Hardness is one of the key parameters for high cutting performance of hardmetal cutting tools (though there is no simple relationship between hardness and performance – KJAB). Additions of TiC or ZrC to the WC-Co matrix form an extra cubic phase and increase the hardness. However, the mixed (Ti,Zr)C was believed by the authors to generate even higher hardness increases, connected to the thermodynamic stability of the mixed (Ti,Zr)C phase. At high temperatures a homogeneous solution of (Ti,Zr)C was stable, but when the temperature was decreased the (Ti,Zr)C decomposed into TiC and ZrC through phase separation. In this work, the decomposition was investigated by studying phase separation kinetics. After the homogeneous carbide solution was first formed by synthesis at 2200°C, phase separation was investigated by X-ray diffraction and electron microscopy after ageing treatments at temperatures from 2000-1200°C. Experimental work was supplemented by calculations of phase stability. 

Optimisation of WC particle size, Ni binder content and Mo2C addition for improved SPS WC-TiC-Ni cemented carbides, R. Genga, University of the Witwatersrand, South Africa

The effects of spark plasma sintering (SPS), WC starting particle size (0.1-0.8µm) and Ni binder content on WC-Ni cemented carbides, on attaining mechanical properties comparable to WC-Co cemented carbides, were investigated. The influence of Mo2C on densification behaviour and microstructure was also studied. There was slight grain growth of the submicron (0.8µm) WC powders after SPS, although large angular WC grains of up to 1µm occurred in the nano (0.1µm) and ultrafine (0.4 µm) WC powders (almost certainly due to much poorer grain size distribution in the finest powders – KJAB). Additions of 1-5wt%Mo2C to WC-6.25TiC-9.3Ni (wt%) improved the wetting of WC by Ni, leading to improved microstructure, with reduced WC grain growth, particularly in the nano and ultrafine compositions, which increased the hardness. Optimum binder content was 7wt%. This gave hardness values of >21 GPa, while retaining fracture toughness of >11 MPa.m1/2 and modulus of elasticity of >550 MPa, giving good mechanical properties comparable to conventionally sintered WC-Co cemented carbides with hardnesses between 12.50 and 13.63 GPa, fracture toughnesses between 12.40 and 13.90 MPa.m1/2 and modulus of elasticity ~580 GPa.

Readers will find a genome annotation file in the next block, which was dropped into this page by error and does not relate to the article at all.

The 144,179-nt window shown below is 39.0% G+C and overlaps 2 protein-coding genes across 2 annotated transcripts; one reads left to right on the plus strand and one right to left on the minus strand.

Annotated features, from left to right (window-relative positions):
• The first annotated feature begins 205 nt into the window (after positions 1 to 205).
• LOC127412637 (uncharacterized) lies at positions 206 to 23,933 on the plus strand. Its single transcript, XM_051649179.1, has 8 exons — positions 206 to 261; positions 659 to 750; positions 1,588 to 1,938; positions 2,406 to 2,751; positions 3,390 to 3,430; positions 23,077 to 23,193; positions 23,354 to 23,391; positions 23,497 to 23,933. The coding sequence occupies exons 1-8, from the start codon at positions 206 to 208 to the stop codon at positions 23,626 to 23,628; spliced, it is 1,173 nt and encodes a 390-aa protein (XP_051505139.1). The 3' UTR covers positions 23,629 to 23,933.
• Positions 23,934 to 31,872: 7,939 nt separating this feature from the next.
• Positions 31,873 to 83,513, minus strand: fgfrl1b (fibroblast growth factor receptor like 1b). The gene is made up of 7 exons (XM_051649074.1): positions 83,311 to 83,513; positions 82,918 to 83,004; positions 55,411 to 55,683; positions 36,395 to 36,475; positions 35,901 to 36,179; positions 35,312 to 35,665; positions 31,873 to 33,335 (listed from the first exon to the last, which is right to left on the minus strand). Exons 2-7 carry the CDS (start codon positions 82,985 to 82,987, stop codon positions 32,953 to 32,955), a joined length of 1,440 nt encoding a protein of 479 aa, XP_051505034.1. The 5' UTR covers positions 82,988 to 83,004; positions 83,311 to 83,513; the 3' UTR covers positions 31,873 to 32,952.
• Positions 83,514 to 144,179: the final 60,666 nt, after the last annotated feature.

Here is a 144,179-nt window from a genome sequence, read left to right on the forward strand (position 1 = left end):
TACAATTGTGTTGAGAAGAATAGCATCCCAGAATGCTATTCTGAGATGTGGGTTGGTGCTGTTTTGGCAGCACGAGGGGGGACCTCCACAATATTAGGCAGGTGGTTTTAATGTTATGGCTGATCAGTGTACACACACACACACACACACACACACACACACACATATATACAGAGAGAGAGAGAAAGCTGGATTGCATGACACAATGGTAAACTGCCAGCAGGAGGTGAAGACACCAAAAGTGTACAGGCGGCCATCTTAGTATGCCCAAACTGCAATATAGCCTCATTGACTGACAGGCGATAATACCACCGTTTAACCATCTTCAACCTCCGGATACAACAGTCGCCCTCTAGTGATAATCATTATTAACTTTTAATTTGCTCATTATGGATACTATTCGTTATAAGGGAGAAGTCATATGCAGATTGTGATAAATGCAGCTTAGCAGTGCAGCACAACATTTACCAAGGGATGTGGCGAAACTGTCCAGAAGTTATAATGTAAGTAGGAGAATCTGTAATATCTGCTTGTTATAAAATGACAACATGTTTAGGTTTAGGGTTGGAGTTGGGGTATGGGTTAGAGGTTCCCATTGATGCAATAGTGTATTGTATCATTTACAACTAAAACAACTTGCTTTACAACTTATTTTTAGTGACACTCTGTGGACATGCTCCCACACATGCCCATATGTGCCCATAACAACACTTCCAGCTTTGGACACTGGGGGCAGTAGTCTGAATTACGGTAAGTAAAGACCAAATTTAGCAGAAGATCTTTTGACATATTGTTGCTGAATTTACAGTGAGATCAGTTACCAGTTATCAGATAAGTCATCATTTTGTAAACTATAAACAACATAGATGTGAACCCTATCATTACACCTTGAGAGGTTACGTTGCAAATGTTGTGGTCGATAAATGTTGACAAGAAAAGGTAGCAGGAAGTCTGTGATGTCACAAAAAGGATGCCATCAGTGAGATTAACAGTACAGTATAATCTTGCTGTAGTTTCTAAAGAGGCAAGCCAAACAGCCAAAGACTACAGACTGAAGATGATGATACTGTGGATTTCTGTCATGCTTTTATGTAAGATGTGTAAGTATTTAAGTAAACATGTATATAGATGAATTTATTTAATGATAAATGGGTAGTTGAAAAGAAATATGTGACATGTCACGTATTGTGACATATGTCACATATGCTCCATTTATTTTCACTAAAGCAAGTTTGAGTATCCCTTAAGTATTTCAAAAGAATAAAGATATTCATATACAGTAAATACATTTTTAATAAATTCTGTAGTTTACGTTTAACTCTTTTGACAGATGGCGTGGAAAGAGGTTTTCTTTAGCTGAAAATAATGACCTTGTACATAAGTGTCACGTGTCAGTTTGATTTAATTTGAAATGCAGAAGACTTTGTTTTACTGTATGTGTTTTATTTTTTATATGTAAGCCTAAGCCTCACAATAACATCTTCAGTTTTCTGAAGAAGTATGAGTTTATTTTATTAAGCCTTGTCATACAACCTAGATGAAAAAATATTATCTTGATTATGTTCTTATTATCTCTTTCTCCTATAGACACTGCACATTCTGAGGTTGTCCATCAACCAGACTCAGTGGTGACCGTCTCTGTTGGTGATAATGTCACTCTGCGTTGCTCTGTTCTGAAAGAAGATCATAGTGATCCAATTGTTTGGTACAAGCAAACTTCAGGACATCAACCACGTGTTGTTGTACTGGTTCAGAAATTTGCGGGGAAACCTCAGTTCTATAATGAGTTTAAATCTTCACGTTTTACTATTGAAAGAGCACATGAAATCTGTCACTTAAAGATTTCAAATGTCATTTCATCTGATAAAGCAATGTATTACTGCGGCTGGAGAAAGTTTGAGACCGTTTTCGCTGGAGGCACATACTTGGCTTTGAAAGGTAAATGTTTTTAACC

Hot press sintering of hard material master alloys synthesised in situ by mechanically induced self-sustaining reaction, J.M. Córdoba, Materials Science Institute of Seville, Spain

Ti0.9Ta0.1C0.5N0.5/Co powdered cermets synthesised by mechanically induced self-sustaining reaction was sintered by hot press. The effects of the microstructural parameters studied by image analysis (contiguity, mean free path, ceramic particle size and distribution) on the microhardness, and fracture toughness were related to the sintering conditions. Different sintering temperatures joined to different sintering times and sintering atmospheres drove to the best combination of parameters to obtain the more homogeneous microstructure and the greater mechanical properties. 

Microstructure evolution of nanocrystalline WC-10Co hardmetals during sintering, C. Lin, General Research Institute for Non-ferrous Metals, China 

Microstructural features of nanocrystalline WC-10Co hardmetals sintered at 1250-1350? were investigated by FESEM and quantitative picture analysis. Changes of residual porosity, morphology and grain-size distribution of WC hard phase with temperature were quantitatively analysed. The forms of VC, Cr3C2 and rare-earth additives and their influences on the cobalt binder were observed and evaluated by TEM and HRTEM. It was found that RE dopant kept more Cr3C2 in the Co binder, which helped to obtain WC-10Co hardmetal with 110 nm average WC grain size and 2120 HV10 hardness. 

Nanoscaled hardmetals - fiction or reality?, V. Richter, Fraunhofer IKTS, Germany 

‘Nanoscale’ or ‘nanosize’ as a description of fine powders was an attempt by the PM industry in general, and the hardmetals industry in particular, to attach a ‘nano’ label to their products and thus attract more research funds. Particles up to 400nm – or even 200nm - in diameter are no more ‘nanoscale’ than a 200µm (0.2mm) particle is ‘micron-scale.’ Nevertheless, the writer of this paper describes these so-called ‘nanoscaled’ materials as being seen as an important breakthrough, boosting productivity and encouraging new processes and applications.